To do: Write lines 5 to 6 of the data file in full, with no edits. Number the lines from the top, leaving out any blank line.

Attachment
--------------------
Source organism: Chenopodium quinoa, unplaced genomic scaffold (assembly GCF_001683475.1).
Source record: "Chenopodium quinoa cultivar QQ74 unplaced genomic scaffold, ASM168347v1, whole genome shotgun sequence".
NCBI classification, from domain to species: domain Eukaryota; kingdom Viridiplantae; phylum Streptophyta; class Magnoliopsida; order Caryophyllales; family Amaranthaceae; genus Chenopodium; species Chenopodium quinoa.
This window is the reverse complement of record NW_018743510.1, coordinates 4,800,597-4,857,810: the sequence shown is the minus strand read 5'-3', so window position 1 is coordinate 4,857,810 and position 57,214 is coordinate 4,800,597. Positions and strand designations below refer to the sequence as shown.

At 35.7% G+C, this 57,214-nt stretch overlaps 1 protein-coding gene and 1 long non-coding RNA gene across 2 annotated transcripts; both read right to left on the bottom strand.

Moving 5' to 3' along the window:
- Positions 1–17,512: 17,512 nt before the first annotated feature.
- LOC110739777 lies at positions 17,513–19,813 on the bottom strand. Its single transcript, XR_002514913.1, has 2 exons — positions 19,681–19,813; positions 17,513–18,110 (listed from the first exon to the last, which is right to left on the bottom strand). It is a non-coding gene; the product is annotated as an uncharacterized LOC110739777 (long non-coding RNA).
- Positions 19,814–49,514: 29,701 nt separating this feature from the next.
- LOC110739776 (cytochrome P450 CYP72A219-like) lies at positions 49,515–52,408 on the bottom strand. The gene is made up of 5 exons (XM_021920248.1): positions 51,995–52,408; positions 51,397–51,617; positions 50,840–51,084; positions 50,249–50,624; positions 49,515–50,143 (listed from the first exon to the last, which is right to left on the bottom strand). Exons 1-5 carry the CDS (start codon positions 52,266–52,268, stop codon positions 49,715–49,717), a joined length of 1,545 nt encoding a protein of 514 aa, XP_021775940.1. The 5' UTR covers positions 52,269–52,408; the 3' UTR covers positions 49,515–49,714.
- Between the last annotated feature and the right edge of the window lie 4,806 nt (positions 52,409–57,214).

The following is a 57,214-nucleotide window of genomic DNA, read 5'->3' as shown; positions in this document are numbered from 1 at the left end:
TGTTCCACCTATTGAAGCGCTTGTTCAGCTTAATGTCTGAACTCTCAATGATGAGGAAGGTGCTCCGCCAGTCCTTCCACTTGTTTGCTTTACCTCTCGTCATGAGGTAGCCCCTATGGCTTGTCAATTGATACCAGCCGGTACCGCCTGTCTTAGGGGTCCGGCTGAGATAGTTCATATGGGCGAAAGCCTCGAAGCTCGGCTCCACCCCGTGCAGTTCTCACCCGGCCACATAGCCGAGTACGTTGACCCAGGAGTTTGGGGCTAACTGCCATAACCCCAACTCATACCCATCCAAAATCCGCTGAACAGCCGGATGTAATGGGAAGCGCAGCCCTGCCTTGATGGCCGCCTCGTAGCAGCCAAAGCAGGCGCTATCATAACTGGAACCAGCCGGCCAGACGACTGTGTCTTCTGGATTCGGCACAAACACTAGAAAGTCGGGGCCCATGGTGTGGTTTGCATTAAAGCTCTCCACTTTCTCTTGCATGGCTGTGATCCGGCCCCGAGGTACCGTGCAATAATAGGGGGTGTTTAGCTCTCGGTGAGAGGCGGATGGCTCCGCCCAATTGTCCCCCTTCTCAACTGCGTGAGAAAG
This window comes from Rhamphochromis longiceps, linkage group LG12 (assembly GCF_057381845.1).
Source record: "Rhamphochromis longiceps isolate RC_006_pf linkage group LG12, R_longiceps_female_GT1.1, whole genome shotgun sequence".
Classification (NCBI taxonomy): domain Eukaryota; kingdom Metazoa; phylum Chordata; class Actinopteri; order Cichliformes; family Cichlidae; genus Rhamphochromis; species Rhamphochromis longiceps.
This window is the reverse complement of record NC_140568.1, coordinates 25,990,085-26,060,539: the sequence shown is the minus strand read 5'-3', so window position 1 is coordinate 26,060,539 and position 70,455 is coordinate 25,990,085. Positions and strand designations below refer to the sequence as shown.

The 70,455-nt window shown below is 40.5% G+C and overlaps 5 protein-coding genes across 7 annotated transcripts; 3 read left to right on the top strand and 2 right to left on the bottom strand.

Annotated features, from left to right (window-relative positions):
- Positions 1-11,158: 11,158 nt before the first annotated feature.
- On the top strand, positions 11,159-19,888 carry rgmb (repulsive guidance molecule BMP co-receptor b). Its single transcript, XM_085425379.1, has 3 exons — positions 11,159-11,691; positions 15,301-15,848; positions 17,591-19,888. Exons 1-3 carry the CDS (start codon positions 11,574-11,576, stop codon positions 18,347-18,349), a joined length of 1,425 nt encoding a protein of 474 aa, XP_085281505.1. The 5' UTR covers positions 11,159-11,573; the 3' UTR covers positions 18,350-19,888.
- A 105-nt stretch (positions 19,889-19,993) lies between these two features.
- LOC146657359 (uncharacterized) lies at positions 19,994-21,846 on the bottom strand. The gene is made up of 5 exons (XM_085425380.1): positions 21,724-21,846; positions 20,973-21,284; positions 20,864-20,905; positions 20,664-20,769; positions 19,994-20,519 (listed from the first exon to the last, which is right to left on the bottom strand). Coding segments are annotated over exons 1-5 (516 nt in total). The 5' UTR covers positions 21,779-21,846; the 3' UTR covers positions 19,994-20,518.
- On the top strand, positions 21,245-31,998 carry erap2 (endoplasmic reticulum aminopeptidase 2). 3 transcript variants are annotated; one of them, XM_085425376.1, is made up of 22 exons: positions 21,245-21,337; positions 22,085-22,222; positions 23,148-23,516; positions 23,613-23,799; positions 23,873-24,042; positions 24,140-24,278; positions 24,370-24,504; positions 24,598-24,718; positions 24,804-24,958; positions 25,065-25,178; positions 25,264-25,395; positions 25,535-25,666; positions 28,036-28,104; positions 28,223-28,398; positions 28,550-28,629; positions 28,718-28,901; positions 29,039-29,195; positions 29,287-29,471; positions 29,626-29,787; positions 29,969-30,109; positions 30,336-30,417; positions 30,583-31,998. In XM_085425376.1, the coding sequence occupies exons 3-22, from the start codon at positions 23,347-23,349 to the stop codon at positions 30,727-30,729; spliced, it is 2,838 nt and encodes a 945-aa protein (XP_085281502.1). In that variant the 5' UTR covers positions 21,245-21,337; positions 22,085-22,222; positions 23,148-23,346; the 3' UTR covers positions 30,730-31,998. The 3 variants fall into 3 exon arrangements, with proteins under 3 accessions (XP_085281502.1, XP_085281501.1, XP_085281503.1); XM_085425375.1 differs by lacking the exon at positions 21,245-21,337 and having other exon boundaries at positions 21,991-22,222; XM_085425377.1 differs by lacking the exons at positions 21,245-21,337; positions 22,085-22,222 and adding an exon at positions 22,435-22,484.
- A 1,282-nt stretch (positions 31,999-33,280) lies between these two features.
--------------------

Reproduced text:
At 35.7% G+C, this 57,214-nt stretch overlaps 1 protein-coding gene and 1 long non-coding RNA gene across 2 annotated transcripts; both read right to left on the bottom strand.

Moving 5' to 3' along the window: